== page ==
Here is the world of “Sin City”: The law is entirely ineffective. The government is entirely corrupt. The clergy is entirely evil. Prostitutes are warrior-queens, angels and goddesses-incarnate. Thugs, killers and fallen cops are knights in shining armor. The closer a character is to the image a monster, the more likely he is to be a hero. The closer a character is tied to the spectre of organized religion, the more likely he is to be irredeemably villianous.
I love documentaries, don’t you?
Based on Frank Miller’s epic series of noir-style graphic novels and directed by Robert Rodriguez (with an assist from Quentin Tarantino,) is not only like nothing you’ve ever seen before, it’s like nothing thats ever been attempted before. Not satisfied to simply translate the plot and prose from Miller’s work, Rodriguez literally throws a nearly panel-for-panel translation of the material onto the screen. Part digital-trickery, part CGI-animation and part tough-guy ultra-cast, “Sin City” exists as a visual experiment that appears born full-grown; alert, aware and sure of itself. The known world, the familiar personas of famous actors and reality itself are here all molded like primordial clay to be exactly as the omnipotent director imagines them to be, and while Rodriguez has famously abandonned film for high-end digital video, what he does here is filmmaking at it’s purest form.
The film, set in the titular fictional city tracks three storylines, each occuring out of sync with real time but all joined by setting and by a unifying story-arc: Three men, all damaged and cast from society in their own way, all embarked quests of horrifying violence, all in the name of the women they love. In one, A hulking, superhumanly-strong semi-psychotic thug (Mickey Rourke) tears the city limb from limb on a quest to solve and avenge the murder of the hooker (Jamie King) who has made him feel like a man for the first time. In another, A razor-wielding, gunslinging vigilante killer (Clive Owen) joins with the city’s army of saintly, sexy Amazonian prostitutes in their war against the pimps and mobsters who would enslave them and the cops who’d let it happen. And last, a framed cop (Bruce Willis) must protect a stripper who owes him her life (Jessica Alba) from a pedophile psychopath bent on vengeance (Nick Stahl.) At the center of the whirlpool is a ruthless family dyansty woven through the Church and the Government that rules Sin City with an iron fist.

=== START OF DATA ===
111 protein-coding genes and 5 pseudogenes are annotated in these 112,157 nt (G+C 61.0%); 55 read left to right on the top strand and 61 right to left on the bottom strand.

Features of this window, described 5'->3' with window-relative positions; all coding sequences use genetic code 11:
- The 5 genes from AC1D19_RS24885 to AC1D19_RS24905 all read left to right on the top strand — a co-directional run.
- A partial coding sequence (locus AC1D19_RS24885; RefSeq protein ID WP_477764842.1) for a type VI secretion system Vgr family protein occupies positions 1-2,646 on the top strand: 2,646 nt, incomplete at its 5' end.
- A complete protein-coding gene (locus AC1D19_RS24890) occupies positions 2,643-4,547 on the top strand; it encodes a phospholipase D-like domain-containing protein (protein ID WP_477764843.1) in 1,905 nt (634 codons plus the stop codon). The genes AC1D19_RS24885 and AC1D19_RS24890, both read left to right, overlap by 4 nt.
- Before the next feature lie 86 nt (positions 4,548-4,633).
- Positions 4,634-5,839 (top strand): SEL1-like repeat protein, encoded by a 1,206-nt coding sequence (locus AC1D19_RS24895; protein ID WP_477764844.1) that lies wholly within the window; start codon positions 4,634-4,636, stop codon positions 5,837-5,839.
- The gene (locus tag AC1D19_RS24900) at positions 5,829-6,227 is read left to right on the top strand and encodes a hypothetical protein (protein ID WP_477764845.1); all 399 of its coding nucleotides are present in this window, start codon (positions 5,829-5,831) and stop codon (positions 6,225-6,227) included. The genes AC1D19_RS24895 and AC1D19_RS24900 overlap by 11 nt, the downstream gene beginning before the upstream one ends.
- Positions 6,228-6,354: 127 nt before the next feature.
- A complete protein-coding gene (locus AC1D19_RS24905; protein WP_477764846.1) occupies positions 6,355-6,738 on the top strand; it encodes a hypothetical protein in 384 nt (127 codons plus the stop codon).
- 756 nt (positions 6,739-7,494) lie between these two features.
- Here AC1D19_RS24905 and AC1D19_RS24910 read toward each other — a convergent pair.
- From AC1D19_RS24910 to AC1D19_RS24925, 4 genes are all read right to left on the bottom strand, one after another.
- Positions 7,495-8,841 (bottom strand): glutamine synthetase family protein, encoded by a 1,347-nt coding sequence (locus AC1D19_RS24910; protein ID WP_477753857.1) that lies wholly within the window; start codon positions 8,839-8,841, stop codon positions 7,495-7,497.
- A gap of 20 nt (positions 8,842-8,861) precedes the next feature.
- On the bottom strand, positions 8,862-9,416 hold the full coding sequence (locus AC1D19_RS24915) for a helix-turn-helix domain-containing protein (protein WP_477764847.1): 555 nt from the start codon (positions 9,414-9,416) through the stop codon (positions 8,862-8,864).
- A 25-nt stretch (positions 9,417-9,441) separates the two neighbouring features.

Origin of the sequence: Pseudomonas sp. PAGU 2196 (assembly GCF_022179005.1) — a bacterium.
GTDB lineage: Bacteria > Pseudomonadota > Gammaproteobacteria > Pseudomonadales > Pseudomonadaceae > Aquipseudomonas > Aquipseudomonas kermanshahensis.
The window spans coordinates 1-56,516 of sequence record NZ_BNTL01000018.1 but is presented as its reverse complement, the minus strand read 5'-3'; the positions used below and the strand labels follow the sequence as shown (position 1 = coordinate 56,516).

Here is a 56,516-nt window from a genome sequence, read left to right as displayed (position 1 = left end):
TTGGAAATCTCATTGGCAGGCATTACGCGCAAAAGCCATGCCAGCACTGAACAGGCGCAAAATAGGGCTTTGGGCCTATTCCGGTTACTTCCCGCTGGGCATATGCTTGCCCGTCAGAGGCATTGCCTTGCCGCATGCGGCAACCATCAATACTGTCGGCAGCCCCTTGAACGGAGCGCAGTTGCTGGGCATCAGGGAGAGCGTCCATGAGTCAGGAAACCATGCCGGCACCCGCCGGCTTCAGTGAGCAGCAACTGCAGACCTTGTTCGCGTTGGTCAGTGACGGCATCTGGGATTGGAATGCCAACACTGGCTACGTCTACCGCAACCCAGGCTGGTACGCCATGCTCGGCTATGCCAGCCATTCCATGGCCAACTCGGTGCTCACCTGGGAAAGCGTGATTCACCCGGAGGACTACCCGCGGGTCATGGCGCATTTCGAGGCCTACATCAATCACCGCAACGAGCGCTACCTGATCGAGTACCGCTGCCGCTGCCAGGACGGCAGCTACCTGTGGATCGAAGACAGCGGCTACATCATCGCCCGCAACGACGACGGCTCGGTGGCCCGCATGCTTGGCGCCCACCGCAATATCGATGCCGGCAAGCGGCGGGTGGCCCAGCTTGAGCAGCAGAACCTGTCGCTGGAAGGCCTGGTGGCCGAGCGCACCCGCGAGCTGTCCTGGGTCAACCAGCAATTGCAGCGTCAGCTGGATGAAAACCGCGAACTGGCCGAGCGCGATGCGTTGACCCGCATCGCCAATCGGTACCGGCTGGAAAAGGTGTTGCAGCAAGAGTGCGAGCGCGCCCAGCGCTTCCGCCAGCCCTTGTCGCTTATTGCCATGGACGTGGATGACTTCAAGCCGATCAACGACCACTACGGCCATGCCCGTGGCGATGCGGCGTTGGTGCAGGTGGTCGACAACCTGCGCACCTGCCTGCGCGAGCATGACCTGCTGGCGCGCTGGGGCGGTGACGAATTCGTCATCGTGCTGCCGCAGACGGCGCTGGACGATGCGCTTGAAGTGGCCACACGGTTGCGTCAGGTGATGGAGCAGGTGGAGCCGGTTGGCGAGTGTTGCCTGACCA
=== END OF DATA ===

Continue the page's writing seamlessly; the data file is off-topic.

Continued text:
Ladies and gentlemen, what we have here is THE movie to beat in 2005. With the coming of “Sin City,” the “bar” for hard action, sizzling romance, jaw-dropping violence and raw visual poetry has been raised another notch, and there’s no turning back. The envelope is not just pushed, the envelope is hacked, shredded and burned into oblivion, it’s ashes scattered to the four winds. Just as the science fiction and fantasy genres find themselves existing in the Post-“Lord of The Rings” era, so now will action/crime movies find themselves feeling the shockwaves of “Sin City” for years to come.
To say that the film is “unrealistic” is to miss the mark entirely… reality is not even an issue here. This is a world born of the movies, now returned to the movies. The real name of the town is “Basin City”, and the name is appropriate: All of the crime, noir and action stories of film eras past have seemingly flowed into a single basin, and from this evolutionary soup a new animal has emerged. Born of a billion myriad influences, from pulp comics to radio dramas to film noir to Dick Tracy to Batman, from Cagney to Mitchum to Eastwood to Bogart, from Lang to Huston to Coppola to Miike, from Spillane to Hammet to, well, to Frank Miller… the only influence “Sin City” requires absolutely NOTHING from is our “reality.”
Instead, the film has it’s own vision of “reality,” it’s own rules of nature, of science and even of morality: The world of Sin City is like the Dark Ages breaking out in the Depression… freed from the need to be “real,” it’s characters become through exaggerated costumes and makeup and even more exaggerated acting and dialogue god-sized archetypes of heroism and villiany in a world where the terms “good” and “evil” are entirely alien. The “law of the street” becomes a machine-age Code of Chivalry, leg-breakers and cops hard enough to scare Dirty Harry himself become Knights Errant and traditional symbols of “good” like Senators, Cardinals and innocent, bible-reading choirboy farmers become demons, ogres and (literal) man-eaters.
This is, immediately, the best new film now playing in this country.
This is the big one.
This is the one that’ll still be worth talking about a year from now.
This is the one we still will be talking about a year from now.
This is the one you can’t afford to miss.
This is the one that you need to see, regardless of how you eventually find it. You may love it. You may despise it. But you must experience it.
FINAL RATING: 10/10